“As well as the achievement of getting round, I’m so pleased I have raised money to help families with cardiomyopathy.”


A POLICE officer who spent her 40th birthday running the London Marathon has so far raised more than �1,000 for a childhood cancer charity.

Larya Barton, a police officer from Stevenage, raised the money for CHILDREN with CANCER UK after her great-nephew, Lucas, was born with neuroblastoma.

He spent the first six weeks of his life in neonatal intensive care. He survived.

Larya completed the marathon in 5:07 and said: “It was absolutely amazing. It’s the best experience I have ever had.

“We have the best marathon in the world. There’s nothing like it.”


A MAN slashed nearly 40 minutes off his marathon PB, while raising money for a good cause.

Philip Goose, 22, from Hitchin, has raised just over �1,600 for Anthony Nolan. He chose the charity, after his mother donated bone marrow to a stranger in 1991.

Philip, who is a North Herts Road Runner, completed the race in 3:15:08.

He said: “The London Marathon has been a big part of my life over the past year. I’ve known I had the place since just after the 2011 event, and I’ve been preparing and thinking about it ever since.

“The excitement of race day was brilliant, with more and more people gathering as I travelled closer to the start. By then the crowds were bigger than anything I’d seen.”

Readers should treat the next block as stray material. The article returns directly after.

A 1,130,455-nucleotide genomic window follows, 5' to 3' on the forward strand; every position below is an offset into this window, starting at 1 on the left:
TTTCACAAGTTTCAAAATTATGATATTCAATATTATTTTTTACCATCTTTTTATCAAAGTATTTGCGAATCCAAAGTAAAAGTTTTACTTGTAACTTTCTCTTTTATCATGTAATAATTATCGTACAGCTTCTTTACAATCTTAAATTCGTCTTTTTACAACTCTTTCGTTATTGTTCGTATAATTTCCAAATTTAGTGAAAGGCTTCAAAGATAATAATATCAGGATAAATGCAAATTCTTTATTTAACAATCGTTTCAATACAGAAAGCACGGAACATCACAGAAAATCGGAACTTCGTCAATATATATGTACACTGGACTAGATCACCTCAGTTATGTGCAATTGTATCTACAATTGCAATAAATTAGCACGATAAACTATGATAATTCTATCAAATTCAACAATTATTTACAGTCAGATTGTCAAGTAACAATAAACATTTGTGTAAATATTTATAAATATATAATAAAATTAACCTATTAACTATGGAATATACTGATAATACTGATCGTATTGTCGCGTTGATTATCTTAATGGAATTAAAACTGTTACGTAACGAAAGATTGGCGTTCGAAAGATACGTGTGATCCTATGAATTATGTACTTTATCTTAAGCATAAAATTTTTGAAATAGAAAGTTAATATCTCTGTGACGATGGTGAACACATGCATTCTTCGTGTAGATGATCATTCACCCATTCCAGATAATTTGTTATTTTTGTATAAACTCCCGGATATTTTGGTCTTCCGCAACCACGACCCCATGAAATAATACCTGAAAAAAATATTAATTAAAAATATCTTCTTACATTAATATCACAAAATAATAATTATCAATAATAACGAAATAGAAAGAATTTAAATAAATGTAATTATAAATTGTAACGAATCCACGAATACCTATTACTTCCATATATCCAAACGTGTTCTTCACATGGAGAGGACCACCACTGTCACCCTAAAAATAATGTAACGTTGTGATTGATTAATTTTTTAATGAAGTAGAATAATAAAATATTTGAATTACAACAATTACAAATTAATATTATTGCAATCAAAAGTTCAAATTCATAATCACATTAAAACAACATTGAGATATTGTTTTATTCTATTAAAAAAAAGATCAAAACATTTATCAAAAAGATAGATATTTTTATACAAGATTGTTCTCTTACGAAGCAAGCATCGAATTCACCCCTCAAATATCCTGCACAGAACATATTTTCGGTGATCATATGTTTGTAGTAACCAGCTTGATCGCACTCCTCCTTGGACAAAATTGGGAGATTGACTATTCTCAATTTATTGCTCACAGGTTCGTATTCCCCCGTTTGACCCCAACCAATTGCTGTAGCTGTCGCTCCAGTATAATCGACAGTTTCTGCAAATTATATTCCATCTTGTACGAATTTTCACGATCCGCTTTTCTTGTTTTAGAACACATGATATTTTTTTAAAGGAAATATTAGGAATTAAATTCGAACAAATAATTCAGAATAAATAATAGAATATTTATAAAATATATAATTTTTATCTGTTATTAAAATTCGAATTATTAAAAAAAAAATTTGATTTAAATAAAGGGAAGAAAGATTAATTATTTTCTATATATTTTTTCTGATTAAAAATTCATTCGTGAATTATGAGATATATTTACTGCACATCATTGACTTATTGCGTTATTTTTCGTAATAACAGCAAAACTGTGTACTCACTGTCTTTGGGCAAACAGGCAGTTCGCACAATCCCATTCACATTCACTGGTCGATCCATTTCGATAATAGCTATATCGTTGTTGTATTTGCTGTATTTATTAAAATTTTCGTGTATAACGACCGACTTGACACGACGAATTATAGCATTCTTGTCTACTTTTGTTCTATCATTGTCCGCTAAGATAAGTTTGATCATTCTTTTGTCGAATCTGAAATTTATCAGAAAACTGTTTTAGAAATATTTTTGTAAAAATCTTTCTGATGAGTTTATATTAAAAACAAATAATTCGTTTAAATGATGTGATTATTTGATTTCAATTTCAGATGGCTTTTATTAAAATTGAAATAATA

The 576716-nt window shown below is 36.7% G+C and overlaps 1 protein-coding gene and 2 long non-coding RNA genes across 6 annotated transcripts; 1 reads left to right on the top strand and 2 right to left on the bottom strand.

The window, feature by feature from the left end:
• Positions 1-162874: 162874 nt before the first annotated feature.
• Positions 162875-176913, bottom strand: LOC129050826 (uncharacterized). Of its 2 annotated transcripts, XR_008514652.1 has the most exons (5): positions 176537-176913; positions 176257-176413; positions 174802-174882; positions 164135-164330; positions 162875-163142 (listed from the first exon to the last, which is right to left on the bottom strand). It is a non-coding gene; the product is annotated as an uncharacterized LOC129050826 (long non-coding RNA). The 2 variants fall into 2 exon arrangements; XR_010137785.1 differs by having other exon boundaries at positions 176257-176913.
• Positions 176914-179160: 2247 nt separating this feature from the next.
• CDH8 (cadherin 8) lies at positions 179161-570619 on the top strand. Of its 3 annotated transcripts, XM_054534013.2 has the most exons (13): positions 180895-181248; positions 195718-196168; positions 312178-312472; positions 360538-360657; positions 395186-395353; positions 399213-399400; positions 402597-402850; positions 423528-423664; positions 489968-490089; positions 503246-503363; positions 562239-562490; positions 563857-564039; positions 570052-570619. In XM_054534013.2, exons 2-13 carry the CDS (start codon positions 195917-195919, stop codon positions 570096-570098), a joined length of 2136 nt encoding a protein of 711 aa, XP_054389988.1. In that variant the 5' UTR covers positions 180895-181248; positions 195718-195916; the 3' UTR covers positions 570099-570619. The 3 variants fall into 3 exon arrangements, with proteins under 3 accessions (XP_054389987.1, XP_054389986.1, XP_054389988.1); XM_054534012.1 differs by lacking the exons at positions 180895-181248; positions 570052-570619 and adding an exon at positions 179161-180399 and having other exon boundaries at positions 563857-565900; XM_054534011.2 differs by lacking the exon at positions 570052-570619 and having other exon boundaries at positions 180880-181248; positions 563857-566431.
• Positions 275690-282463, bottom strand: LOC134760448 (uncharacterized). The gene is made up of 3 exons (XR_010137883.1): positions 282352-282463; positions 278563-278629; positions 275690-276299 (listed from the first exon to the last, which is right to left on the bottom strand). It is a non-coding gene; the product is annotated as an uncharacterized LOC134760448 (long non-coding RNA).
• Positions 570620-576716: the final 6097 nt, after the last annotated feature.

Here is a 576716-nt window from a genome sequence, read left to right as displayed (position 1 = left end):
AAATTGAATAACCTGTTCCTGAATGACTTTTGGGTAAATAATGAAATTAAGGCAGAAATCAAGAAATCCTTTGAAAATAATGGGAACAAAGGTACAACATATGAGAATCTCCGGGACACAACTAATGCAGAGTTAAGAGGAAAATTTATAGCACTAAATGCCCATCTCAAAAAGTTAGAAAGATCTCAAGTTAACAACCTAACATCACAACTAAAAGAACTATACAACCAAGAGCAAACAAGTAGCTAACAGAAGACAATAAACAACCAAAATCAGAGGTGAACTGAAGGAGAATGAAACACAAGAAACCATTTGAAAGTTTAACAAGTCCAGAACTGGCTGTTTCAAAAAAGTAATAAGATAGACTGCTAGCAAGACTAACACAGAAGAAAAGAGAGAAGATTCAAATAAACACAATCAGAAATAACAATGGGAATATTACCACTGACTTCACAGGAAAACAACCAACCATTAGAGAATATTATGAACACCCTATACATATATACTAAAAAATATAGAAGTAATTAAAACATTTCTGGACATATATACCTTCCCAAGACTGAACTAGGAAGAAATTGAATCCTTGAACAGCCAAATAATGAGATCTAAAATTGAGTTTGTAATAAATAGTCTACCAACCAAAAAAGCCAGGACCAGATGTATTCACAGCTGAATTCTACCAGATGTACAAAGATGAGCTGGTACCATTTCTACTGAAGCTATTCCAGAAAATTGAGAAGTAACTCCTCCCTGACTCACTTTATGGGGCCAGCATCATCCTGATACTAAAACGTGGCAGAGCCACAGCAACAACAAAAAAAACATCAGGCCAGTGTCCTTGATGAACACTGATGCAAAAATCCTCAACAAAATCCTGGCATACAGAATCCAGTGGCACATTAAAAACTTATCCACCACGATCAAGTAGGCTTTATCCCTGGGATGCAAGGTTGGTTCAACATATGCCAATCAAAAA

Philip said that, initially, he was disappointed with his time, but added: “At the time of applying I thought 3:30 was optimistic, so my improvement over the year to this point has been above what I had hoped for. I’m also happy that I was disappointed, it shows I still have the drive to go on and get a sub three hour marathon.

“The post-race reception with Anthony Nolan was brilliant, and I got to meet up with my family again there. My mum has a strong connection to the charity, so it was fantastic to meet up with her and get a photo of her and me holding my medal.”

Philip is still collecting sponsorship - you can sponsor by visiting


A QUAKER who suffers from a heart condition crossed the line in a time of 5:12.

Marc Hewitson, who attends Letchworth Quaker Meeting House, ran the distance for Quaker Homeless Action, despite having open surgery in 2008 to replace a valve in his heart.

The 47-year-old said: “I was trying to keep the time under five hours but I’m just happy to be running and happy to be alive.”

To make a donation visit


A HEADTEACHER was back at work on Monday morning but not without aches and pains.

John Cattermole, from Wilbury Junior School in Letchworth GC, crossed the line in 5:00 for Shelter.

He said: “It is one of those things I’ve always wanted to do. It is absolutely exhausting but the support along all of the route was amazing. One pupil asked ‘did you win’ so I said ‘yes, here’s my gold medal!’”


THIRTY-EIGHT members of a Stevenage running club completed the London Marathon on Sunday, including two men who finished in under three hours and two women who finished in under 3:30.

Fairlands Valley Spartan Grant Ramsay came in the top one per cent of runners, finishing 314th overall with a time of 2:43:57.

Simon Jackson came 687th, finishing in 2:53:38.

Kerry James came in at 3:28:32 and Sam Pretty finished in 3:28:38.

Sixteen Spartans were running their first marathon and eight others ran personal bests.


THREE members of Stevenage and North Herts Athletics Club completed the course.

Coaches Caroline and Paul Keeble finished in 4:18 and 4:49 respectively, while Lee Grint crossed the line in 5:35.